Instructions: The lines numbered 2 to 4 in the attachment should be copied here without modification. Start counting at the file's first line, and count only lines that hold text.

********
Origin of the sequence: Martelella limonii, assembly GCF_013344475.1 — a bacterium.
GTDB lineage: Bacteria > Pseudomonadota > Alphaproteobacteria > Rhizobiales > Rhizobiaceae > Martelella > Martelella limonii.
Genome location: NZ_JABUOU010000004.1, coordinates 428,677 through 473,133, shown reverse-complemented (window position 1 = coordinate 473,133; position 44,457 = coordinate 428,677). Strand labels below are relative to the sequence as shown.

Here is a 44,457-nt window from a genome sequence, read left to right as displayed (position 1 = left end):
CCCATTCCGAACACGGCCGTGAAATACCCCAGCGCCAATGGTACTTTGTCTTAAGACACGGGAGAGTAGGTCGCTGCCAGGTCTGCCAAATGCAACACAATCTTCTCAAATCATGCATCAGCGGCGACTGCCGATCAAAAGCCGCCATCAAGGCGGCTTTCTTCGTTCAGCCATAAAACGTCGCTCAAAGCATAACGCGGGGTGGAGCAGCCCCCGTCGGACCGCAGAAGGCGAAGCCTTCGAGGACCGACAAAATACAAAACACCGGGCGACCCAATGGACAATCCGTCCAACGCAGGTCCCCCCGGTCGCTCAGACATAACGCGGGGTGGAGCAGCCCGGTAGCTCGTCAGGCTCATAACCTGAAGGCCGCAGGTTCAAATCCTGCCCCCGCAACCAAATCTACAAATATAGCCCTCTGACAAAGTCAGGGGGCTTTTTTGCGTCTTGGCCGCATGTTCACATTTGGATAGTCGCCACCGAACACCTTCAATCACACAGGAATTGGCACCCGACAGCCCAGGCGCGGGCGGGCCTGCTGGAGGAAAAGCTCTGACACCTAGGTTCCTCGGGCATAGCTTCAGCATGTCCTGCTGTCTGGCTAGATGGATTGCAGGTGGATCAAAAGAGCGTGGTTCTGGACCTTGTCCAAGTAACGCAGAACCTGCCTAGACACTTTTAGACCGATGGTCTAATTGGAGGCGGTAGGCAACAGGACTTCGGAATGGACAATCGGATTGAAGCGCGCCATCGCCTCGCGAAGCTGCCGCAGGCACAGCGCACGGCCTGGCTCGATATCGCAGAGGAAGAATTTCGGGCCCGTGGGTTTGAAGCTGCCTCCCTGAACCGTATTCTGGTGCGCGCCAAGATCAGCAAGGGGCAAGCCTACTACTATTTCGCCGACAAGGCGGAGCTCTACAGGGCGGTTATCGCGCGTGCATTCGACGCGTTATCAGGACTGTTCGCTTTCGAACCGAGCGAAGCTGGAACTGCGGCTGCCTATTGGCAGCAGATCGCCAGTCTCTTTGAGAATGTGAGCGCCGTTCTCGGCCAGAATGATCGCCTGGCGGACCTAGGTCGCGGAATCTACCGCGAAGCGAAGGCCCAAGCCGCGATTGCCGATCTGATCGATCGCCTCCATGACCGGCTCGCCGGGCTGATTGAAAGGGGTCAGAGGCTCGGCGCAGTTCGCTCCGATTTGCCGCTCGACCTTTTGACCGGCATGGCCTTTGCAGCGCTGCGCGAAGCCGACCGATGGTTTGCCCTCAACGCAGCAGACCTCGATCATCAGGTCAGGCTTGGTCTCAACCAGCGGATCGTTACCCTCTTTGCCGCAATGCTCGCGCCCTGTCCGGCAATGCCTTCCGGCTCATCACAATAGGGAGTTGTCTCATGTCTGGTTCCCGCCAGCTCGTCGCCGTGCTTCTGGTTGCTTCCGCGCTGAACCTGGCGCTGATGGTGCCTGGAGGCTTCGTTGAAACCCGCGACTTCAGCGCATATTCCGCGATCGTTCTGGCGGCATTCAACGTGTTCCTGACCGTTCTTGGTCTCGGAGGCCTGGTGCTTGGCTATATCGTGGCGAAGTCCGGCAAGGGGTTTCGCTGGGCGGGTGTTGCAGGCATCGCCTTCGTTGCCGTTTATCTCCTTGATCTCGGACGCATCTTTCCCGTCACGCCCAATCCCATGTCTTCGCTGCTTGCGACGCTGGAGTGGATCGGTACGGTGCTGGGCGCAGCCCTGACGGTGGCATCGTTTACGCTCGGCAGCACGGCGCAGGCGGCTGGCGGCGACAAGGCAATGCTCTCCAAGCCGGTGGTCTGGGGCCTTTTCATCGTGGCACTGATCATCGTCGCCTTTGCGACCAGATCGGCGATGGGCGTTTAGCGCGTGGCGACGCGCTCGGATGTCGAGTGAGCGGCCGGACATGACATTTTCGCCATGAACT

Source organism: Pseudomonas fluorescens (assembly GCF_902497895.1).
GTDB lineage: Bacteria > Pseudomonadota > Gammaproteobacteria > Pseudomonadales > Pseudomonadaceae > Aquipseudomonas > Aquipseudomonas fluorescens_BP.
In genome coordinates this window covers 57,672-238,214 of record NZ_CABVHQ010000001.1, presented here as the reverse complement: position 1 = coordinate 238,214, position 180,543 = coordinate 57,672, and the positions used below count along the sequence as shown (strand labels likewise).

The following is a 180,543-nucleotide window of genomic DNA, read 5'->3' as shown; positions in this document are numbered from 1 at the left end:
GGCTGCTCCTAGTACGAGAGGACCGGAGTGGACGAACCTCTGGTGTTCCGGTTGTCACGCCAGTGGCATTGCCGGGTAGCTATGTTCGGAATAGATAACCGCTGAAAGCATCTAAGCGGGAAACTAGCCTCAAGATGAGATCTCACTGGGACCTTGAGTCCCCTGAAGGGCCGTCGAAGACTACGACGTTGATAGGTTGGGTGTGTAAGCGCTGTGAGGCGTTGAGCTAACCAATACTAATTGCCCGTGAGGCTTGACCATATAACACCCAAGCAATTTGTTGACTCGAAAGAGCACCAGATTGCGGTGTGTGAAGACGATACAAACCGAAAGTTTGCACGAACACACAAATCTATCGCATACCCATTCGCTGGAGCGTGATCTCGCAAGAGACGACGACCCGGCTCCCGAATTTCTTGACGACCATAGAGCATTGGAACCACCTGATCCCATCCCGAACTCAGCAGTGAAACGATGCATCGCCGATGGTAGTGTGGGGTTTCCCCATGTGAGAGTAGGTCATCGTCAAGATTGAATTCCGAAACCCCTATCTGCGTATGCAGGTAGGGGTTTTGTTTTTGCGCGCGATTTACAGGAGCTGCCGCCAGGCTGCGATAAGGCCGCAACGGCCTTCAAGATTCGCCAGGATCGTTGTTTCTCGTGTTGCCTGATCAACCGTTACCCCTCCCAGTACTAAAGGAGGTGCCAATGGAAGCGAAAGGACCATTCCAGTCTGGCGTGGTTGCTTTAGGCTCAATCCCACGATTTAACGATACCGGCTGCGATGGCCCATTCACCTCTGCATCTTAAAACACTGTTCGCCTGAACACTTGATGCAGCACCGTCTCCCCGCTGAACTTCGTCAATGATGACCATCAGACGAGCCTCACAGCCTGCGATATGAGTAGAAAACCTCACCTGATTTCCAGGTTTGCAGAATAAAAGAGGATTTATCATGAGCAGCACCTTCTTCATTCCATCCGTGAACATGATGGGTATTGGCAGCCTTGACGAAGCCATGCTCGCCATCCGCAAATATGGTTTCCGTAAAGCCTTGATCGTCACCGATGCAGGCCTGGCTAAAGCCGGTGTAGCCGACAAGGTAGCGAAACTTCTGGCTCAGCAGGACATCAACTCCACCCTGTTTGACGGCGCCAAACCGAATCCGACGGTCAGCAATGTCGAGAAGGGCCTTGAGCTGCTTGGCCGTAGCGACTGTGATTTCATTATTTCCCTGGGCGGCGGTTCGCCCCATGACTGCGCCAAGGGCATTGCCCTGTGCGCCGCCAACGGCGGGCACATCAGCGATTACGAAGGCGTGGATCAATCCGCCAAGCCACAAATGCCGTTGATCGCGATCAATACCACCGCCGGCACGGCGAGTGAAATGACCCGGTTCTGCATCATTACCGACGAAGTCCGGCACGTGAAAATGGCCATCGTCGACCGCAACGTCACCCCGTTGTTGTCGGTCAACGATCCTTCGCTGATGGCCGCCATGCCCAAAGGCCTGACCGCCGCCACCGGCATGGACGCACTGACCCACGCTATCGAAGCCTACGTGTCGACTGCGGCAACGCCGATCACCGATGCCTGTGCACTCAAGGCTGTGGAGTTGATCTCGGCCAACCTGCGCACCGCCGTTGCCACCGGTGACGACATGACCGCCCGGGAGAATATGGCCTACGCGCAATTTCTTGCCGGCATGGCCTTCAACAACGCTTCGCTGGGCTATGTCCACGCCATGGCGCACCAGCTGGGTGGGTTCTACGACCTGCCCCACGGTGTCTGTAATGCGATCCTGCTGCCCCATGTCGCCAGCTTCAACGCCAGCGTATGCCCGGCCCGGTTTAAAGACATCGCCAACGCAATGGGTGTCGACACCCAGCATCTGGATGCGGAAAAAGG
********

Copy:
GTDB lineage: Bacteria > Pseudomonadota > Alphaproteobacteria > Rhizobiales > Rhizobiaceae > Martelella > Martelella limonii.
Genome location: NZ_JABUOU010000004.1, coordinates 428,677 through 473,133, shown reverse-complemented (window position 1 = coordinate 473,133; position 44,457 = coordinate 428,677). Strand labels below are relative to the sequence as shown.

Here is a 44,457-nt window from a genome sequence, read left to right as displayed (position 1 = left end):